Massive layoffs at Twitter impact Boulder office and elsewhere, with employees the last ones to know

Elon Musk‘s Twitter takeover quickly took a toll on employees located in Boulder and elsewhere following a mammoth round of layoffs Friday — a week after the billionaire’s acquisition of the social media platform.

Twitter employees learned about the decision via email, which said they’d know their employment statuses — laid off or not — by 10 a.m. MT on Friday. It didn’t specify how many of the company’s 7,500 workers would be impacted.

The extent of the layoffs in Boulder is still unclear, but at least one ex-employee said she knows of former colleagues who lost their jobs. Twitter’s communications team, which once included 80 to 100 workers, is now down to two, Bloomberg News reported.

Musk’s plan is to cut about half of Twitter’s labor force, booting around 3,700 employees in the process, according to Bloomberg. “At least some” will receive paychecks until Jan. 4 — a fact learned after the filing of a class action lawsuit against the company for not providing the mandated 60-day notice.

“Twitter has had a massive drop in revenue,” Musk tweeted Friday morning, blaming the plunge on “activist groups pressuring advertisers.” He has yet to address the companywide layoffs, as of 1 p.m. Friday.

“Everyone knew there was a pretty decent chance” of layoffs, said Elaine Reddy, a former Twitter employee in Boulder. “I’m shocked by the size and the way it was handled.”

Reddy worked for the company around seven years ago, and now handles communications for a climate tech policy firm. She confirmed the layoffs of “a lot of my former colleagues who I worked with for years” in roles from engineering to account management.

“It just seemed the Twitter employees were the last ones to know, which is unfortunate,” Reddy added in a telephone interview.

She notes a “stark contrast” between the tweets written by former employees expressing gratitude for their time at the company and the messages from leadership.

“It’s wonderful that Twitter finally has a leader who’s using Twitter, but not best practice to not acknowledge layoffs via Twitter,” Reddy said. “When you’ve shown such a lack of empathy for employees, it’s gonna be an uphill battle to attract the talent they need moving forward.”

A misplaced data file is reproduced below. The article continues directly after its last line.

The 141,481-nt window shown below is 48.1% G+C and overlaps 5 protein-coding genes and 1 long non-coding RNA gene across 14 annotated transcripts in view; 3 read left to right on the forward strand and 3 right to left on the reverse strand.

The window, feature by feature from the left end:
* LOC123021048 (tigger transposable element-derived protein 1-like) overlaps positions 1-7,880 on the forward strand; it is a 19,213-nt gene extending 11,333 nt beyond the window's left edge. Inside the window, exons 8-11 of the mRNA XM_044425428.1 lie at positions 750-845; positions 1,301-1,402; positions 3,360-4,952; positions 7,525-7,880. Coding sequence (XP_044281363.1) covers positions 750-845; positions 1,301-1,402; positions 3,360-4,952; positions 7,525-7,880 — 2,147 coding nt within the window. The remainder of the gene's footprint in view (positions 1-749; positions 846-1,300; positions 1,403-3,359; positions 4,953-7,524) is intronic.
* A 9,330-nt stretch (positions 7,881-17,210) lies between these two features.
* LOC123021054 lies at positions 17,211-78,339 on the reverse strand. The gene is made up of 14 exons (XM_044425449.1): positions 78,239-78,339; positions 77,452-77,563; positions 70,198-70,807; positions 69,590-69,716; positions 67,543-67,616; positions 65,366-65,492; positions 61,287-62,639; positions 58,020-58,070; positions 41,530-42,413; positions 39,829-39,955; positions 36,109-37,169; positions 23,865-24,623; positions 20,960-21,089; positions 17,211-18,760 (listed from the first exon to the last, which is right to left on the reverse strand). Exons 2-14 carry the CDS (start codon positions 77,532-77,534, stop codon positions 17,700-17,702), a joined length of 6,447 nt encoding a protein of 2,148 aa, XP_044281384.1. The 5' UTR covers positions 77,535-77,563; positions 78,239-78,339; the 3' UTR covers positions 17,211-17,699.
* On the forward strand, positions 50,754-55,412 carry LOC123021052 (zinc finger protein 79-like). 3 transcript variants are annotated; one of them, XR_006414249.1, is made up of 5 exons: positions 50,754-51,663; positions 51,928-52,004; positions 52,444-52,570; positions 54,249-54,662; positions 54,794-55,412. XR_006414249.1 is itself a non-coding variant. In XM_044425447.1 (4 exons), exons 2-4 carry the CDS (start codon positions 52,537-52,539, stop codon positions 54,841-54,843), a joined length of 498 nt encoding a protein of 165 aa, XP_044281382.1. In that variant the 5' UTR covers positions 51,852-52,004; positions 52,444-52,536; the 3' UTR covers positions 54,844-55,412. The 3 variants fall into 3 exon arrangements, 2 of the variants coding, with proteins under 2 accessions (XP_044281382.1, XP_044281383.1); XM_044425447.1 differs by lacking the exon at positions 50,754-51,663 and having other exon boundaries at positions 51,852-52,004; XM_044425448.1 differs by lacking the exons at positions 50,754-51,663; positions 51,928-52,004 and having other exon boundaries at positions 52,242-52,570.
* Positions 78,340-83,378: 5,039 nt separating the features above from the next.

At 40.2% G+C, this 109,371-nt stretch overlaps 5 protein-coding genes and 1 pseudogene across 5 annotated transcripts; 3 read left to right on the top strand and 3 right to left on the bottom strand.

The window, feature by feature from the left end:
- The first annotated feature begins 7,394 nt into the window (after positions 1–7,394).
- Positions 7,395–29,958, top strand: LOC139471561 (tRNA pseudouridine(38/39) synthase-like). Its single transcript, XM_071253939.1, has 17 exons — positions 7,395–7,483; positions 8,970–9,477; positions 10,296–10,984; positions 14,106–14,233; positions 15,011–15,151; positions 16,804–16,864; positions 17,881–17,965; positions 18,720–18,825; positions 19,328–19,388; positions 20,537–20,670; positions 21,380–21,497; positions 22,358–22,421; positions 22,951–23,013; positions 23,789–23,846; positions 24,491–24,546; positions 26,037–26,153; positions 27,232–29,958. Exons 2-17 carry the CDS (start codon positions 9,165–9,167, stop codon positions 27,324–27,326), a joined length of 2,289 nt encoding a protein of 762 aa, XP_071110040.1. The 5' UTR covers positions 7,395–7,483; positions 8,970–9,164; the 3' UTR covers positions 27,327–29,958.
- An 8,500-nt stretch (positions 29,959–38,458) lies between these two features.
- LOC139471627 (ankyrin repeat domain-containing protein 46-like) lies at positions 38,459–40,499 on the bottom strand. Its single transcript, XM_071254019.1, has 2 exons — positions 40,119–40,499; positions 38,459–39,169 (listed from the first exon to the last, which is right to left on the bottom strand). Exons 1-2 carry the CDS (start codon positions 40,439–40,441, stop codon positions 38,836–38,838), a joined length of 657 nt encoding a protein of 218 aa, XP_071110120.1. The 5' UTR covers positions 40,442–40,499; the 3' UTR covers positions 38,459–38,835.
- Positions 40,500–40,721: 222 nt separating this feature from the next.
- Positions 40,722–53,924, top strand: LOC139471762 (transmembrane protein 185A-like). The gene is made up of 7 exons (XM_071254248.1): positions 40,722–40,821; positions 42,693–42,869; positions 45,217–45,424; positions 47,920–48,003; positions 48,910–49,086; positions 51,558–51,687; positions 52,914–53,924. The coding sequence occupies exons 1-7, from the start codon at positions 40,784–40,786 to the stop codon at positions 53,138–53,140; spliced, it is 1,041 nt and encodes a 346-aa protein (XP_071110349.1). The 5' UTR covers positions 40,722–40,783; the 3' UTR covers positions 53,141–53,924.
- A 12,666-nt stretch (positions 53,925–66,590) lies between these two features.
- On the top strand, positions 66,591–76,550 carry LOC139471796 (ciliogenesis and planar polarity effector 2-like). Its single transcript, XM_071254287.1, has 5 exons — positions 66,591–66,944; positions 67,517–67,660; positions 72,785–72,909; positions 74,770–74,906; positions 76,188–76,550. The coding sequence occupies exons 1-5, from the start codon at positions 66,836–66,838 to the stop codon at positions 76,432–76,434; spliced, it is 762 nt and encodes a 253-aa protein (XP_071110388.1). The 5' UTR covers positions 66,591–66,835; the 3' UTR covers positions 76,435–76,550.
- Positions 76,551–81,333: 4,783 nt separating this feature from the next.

Others in the Denver area are sending well wishes to Boulder employees — past and present — as news continues to roll in.

Alan Stein, founder, CEO and chief accelerator at Kadima Careers, runs a professional training and coaching service to help candidates secure jobs at tech companies. He previously worked for Google and Facebook.

Stein described the layoffs — and Musk’s approach to them — as “not shocking at all,” pointing to his proclivity “to make a ripple in the industry.”

He noted the CEO’s appreciation of engineering talent, but Twitter is “also a big sales and media organization, and my hunch is he probably undervalues some of that talent and the need for those sort of roles.”

Other tech companies aren’t ready to absorb those former Twitter employees, given industrywide layoffs at Stripe, Chime and others, Stein said. “Companies are still hiring, but I think there’s going to be a surplus of talent on the market and it won’t be as quick to absorb right away.”

Once Musk took the helm of the company, he almost immediately caused turmoil on the social media platform. A Nov. 1 tweet announced that verified users must soon pay an $8 monthly subscription to retain the blue checkmarks by their handles.

“Twitter’s current lords & peasants system for who has or doesn’t have a blue checkmark is bullshit,” he wrote. “Power to the people! Blue for $8/month.”

The new subscription will include priority in replies, mentions and searching, the ability to post long videos and audio clips, half as many ads and paywall bypass “for publishers willing to work with us,” Musk added in a thread.

The move will “give Twitter a revenue stream to reward content creators.”

The news sparked intense debate, with some praising Musk for the decision. Others criticized that it will result in a rise in both disinformation and bots on the site, on top of enforcing a class system between those who can and cannot pay.

Rep. Alexandria Ocasio-Cortez of New York stood out as a high-profile opponent of the decision.

Users have also noted a jump in the number of advertisements shown on their feeds.

This is a developing story.

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